Consistent with the Restructuring and Reform Act of 1998, the Internal Revenue Service (IRS) emphasized taxpayer rights and contemplated a new, refocused IRS, providing top quality taxpayer service. To meet these objectives, the IRS was restructured into four operating divisions, Large & Midsize Business (LMSB), renamed in 2010 to Large Business & International (LB&I), Small Business & Self-Employed (SB/SE), Tax Exempt & Government Entities (TEGE), and Wage & Investment (W&I); each dedicated to the specific needs of similarly situated taxpayer segments. This centralized focus was intended to facilitate uniform and consistent practices across geographic areas.
Three elements were and remain vital to the success of the modernization effort: (i) all participants in, and observers of, the reorganization process must accept realistic time requirements for full implementation/integration; (ii) the critical nature of resource support for purposes of ensuring successful implementation; and (iii) the continued interest and support of key stakeholders.
The Internal Revenue Service Advisory Council (IRSAC) conveys the public's perception of IRS's activities and plays a significant role as external evaluator regarding the reorganization and its implementation. The commentary and assistance provided by the IRSAC during the modernization effort were particularly helpful. As the IRS moves forward the Council will continue to advise the IRS regarding tax administration policy, programs, and initiatives, and it is contemplated that similar significance will add to the Advisory Council's advice in addressing new challenges. Read the IRSAC 2019 final report (PDF).
Mission and Composition
Authorized under the Federal Advisory Committee Act, Public Law No. 92-463, the first Advisory Group to the Commissioner of Internal Revenue – or the Commissioner's Advisory Group ("CAG") – was established in 1953 as a "national policy and/or issue advisory committee." Renamed in 1998 to reflect the agency-wide scope of its focus as an advisory body, the IRSAC serves as an advisory body to the Commissioner of Internal Revenue. IRSAC's primary purpose is to provide an organized public forum for discussion of relevant tax administration issues between Internal Revenue Service (IRS) officials and representatives of the public.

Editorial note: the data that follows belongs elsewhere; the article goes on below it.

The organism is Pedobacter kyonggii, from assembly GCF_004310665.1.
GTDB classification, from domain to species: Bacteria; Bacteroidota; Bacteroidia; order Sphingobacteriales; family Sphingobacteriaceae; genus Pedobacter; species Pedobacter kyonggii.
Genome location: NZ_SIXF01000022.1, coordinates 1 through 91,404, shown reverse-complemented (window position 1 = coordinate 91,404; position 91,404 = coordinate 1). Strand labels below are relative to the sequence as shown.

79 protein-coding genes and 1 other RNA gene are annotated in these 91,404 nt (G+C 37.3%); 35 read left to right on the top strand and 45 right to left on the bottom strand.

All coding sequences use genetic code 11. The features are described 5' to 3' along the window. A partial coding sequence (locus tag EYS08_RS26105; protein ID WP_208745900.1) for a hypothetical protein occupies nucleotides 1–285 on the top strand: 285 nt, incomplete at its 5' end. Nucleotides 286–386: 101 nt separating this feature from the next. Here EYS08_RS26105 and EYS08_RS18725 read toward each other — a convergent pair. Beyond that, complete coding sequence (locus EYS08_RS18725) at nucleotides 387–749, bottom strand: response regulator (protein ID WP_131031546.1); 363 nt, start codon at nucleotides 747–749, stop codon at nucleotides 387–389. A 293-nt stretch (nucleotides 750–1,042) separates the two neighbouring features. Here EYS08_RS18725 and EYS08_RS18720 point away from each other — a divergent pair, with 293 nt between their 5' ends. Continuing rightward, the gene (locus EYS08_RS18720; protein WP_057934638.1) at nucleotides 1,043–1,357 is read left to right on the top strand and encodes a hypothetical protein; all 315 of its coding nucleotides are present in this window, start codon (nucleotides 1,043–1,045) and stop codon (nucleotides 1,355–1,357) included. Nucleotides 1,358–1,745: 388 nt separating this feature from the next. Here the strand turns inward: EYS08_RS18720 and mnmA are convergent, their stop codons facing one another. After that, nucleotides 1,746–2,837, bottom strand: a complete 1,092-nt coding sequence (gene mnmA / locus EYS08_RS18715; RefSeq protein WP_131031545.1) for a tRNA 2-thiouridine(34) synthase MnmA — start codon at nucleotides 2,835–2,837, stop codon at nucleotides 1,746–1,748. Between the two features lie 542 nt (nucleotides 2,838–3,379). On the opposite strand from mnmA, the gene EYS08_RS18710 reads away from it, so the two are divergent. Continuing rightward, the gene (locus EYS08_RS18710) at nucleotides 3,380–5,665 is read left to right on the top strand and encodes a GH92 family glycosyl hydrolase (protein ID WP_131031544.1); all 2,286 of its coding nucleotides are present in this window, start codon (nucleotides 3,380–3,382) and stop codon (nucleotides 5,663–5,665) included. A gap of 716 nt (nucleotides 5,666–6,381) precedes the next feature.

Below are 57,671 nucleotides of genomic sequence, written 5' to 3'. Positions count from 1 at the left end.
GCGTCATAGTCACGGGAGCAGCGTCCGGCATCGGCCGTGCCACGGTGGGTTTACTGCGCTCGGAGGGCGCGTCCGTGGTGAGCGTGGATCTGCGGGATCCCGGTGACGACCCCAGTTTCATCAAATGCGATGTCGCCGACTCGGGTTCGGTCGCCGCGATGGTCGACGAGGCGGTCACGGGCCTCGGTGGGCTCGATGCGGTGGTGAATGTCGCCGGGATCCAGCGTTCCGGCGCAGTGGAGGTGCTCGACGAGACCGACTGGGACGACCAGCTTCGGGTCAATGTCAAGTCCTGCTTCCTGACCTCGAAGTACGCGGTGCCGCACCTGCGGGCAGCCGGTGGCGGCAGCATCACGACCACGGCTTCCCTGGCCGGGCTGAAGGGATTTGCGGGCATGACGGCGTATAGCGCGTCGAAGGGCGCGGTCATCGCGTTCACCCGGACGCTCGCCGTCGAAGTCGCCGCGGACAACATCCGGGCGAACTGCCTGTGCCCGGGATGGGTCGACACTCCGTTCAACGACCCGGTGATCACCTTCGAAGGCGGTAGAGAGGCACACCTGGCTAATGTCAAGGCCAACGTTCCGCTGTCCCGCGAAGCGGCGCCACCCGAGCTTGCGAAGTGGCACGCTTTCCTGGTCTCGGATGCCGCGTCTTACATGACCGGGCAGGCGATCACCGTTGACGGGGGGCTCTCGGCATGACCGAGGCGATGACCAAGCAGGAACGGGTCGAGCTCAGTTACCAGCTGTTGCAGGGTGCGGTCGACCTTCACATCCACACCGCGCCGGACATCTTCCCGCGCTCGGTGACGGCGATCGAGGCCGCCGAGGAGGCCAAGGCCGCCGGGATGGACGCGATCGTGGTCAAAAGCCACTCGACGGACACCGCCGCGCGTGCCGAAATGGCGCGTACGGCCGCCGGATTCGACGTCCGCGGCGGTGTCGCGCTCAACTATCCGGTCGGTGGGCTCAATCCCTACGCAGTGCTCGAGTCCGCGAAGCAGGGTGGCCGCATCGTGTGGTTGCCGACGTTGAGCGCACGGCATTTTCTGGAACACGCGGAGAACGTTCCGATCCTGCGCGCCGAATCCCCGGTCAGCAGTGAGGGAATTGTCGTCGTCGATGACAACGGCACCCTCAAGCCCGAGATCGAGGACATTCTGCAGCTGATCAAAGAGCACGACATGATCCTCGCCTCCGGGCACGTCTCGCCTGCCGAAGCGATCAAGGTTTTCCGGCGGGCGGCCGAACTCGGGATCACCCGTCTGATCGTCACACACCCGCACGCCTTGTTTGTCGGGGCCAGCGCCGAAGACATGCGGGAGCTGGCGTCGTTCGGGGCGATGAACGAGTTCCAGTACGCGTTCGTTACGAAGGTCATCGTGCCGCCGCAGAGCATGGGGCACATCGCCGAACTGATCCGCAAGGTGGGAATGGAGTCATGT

The IRSAC presents an annual report of recommendations to the Commissioner of Internal Revenue. As an advisory body designed to focus on broad policy matters, the IRSAC proposes enhancements to IRS operations, recommends administrative and policy changes to improve taxpayer service, compliance and tax administration, discusses relevant information reporting issues, addresses matters concerning tax-exempt and government entities and conveys the public’s perception of professional standards and best practices for tax professionals.
The IRSAC members are selected through a structured, IRS-managed application process that seeks members representing a cross-section of the taxpaying public with substantial, disparate experience in: tax preparation for individuals, small businesses and/or large, multi-national corporations; information reporting; tax-exempt and government entities; digital services; and professional standards of tax professionals.
Open Season for IRSAC Membership
The IRS will next accept nominations for IRSAC in spring 2021. Members will serve a three-year term to begin in January 2022. IRSAC members are drawn from substantially diverse backgrounds representing a cross-section of the taxpaying public. Nominations of qualified individuals may come from individuals or organizations. All travel expenses within government guidelines will be reimbursed. Members must pass an IRS tax compliance check and Federal Bureau of Investigation fingerprint check.
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